No more secrets: Twitter IPO filing is now public
Twitter made its S-1 filing available to the public Thursday, finally shedding some light on its initial public offering plans.
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The company intends to trade under the ticker TWTR and seeks to raise $1 billion, according to the filing. Goldman Sachs is the lead underwriter on the deal.
(Read more: Twitter's entire S-1 filing )
Twitter has seen rapid growth recently. Last year revenue rose 198 percent, to about $317 million, while its net loss declined 38 percent, to about $79 million, the filing said.
According to the filing, Twitter has more than 215 million monthly active users, 100 million of whom are daily active users.
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Mobile is the primary driver of its business, and 75 percent of monthly active users access Twitter from a mobile device, according to the filing. Those monthly active mobile users account for over 65 percent of Twitter's advertising revenue from mobile. Twitter said it expects its mobile revenue to continue to grow in the near term.
Twitter's revenue per user for the first half of the year was $1.18. The company did not disclose what it was in the second quarter.
While Twitter's strong mobile presence gives it an edge against competitors, it still may face some headwinds.
Some risk factors the company listed in the filing include slowing growth of its user base and a decline in demand for its advertising products. It also listed government censorship abroad as a risk that could prevent it from growing internationally.
There's still a lot of information that won't be revealed until later—such as the number of shares the company plans to offer and the share price—but the filing does provide insight into which investors stand to make the most money from the offering.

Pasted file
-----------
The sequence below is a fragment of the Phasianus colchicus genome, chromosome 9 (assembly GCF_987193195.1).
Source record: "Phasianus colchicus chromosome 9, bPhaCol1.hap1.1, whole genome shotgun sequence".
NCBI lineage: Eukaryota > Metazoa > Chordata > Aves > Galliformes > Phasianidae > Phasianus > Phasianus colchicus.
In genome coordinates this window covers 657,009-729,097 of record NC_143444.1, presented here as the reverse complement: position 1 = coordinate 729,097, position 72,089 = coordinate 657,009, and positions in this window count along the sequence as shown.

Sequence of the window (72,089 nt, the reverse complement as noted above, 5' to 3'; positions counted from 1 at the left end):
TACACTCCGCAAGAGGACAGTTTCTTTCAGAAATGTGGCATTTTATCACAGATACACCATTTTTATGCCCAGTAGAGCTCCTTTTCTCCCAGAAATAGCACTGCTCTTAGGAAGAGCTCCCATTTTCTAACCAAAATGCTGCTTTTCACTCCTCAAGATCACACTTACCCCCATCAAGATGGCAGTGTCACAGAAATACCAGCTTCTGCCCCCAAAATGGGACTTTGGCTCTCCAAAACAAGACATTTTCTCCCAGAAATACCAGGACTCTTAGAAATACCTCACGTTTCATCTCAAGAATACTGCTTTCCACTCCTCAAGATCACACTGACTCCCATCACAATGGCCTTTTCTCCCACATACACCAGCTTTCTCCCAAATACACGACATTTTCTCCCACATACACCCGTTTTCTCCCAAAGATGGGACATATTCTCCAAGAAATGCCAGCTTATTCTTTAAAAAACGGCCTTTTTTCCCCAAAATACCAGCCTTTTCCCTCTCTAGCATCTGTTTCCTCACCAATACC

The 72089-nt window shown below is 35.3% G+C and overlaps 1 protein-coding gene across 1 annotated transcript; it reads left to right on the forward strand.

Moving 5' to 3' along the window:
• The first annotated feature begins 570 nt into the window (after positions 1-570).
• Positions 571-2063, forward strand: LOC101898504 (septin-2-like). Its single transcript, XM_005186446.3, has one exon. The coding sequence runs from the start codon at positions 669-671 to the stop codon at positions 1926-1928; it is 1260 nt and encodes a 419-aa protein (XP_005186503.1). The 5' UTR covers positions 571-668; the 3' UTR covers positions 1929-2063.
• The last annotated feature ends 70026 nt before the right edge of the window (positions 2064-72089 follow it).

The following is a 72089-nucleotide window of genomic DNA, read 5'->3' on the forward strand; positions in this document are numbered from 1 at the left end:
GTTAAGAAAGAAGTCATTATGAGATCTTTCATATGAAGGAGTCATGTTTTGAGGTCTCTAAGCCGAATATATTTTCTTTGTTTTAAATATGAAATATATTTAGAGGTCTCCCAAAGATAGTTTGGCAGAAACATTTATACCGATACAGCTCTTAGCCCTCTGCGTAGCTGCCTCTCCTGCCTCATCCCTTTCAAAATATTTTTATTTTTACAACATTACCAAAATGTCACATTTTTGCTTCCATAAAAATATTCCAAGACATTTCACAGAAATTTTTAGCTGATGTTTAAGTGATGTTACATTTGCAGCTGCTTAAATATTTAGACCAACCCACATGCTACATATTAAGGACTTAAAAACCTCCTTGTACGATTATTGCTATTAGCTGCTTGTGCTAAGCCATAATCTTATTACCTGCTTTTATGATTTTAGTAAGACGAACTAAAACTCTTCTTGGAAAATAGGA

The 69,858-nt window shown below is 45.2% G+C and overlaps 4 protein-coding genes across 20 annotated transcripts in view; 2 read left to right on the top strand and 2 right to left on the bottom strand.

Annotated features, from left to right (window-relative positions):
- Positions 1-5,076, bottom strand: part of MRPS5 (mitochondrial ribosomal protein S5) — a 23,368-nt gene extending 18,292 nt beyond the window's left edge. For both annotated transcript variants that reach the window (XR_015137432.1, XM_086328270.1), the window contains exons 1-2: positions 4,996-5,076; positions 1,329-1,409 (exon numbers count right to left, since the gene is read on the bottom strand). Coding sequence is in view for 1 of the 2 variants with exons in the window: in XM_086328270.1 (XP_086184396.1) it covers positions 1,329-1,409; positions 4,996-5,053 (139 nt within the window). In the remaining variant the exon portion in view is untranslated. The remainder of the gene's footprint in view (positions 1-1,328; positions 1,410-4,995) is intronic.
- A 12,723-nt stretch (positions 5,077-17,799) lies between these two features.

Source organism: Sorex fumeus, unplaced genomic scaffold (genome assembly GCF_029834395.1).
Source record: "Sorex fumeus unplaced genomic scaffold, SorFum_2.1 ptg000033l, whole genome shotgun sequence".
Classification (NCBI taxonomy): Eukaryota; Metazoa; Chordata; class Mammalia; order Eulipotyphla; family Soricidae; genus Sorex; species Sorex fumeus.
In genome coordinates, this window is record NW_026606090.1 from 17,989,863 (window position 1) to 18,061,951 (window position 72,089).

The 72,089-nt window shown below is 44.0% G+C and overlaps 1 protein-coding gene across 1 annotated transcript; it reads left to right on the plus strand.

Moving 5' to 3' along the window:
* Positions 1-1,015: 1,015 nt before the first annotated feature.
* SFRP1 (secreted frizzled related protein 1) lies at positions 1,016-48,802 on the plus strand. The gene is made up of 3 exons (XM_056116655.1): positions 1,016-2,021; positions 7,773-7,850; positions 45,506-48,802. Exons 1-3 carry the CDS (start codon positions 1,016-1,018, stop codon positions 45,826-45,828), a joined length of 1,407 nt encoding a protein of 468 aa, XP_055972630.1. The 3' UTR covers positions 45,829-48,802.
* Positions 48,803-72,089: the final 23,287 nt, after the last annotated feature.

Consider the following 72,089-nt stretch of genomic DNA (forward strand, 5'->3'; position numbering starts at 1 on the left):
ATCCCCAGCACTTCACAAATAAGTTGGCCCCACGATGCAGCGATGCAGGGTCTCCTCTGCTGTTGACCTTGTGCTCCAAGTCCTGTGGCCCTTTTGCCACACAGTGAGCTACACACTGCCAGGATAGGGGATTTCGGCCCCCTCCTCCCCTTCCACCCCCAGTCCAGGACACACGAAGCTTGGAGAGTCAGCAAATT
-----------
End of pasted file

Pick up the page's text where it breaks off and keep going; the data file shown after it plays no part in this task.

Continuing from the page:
Co-founder Jack Dorsey has a 4.9 percent stake in the company; co-founder Evan Williams has a 12 percent stake; and Peter Fenton, a Twitter board member, has 6.7 percent.
Executive compensation figures are also disclosed in the filing, including CEO Dick Costolo, who had a base salary of $200,000 last year, with $8.4 million in restricted stock and options with a grant-date value of $2.9 million.
The company announced last month that it had confidentially submitted documents to the Securities and Exchange Commission with plans to go public, but didn't reveal anything else about its IPO plans.
The filing was made under the JOBS Act, which lets companies with less than $1 billion in revenue work with regulators on IPO plans before actually making them public.
The micro-blogging site has been valued at about $10 billion and is one of the most anticipated Silicon Valley IPOs since Facebook.
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This story is developing. Check back on CNBC.com for updates.
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—By CNBC's Cadie Thompson. Follow her on Twitter @CadieThompson.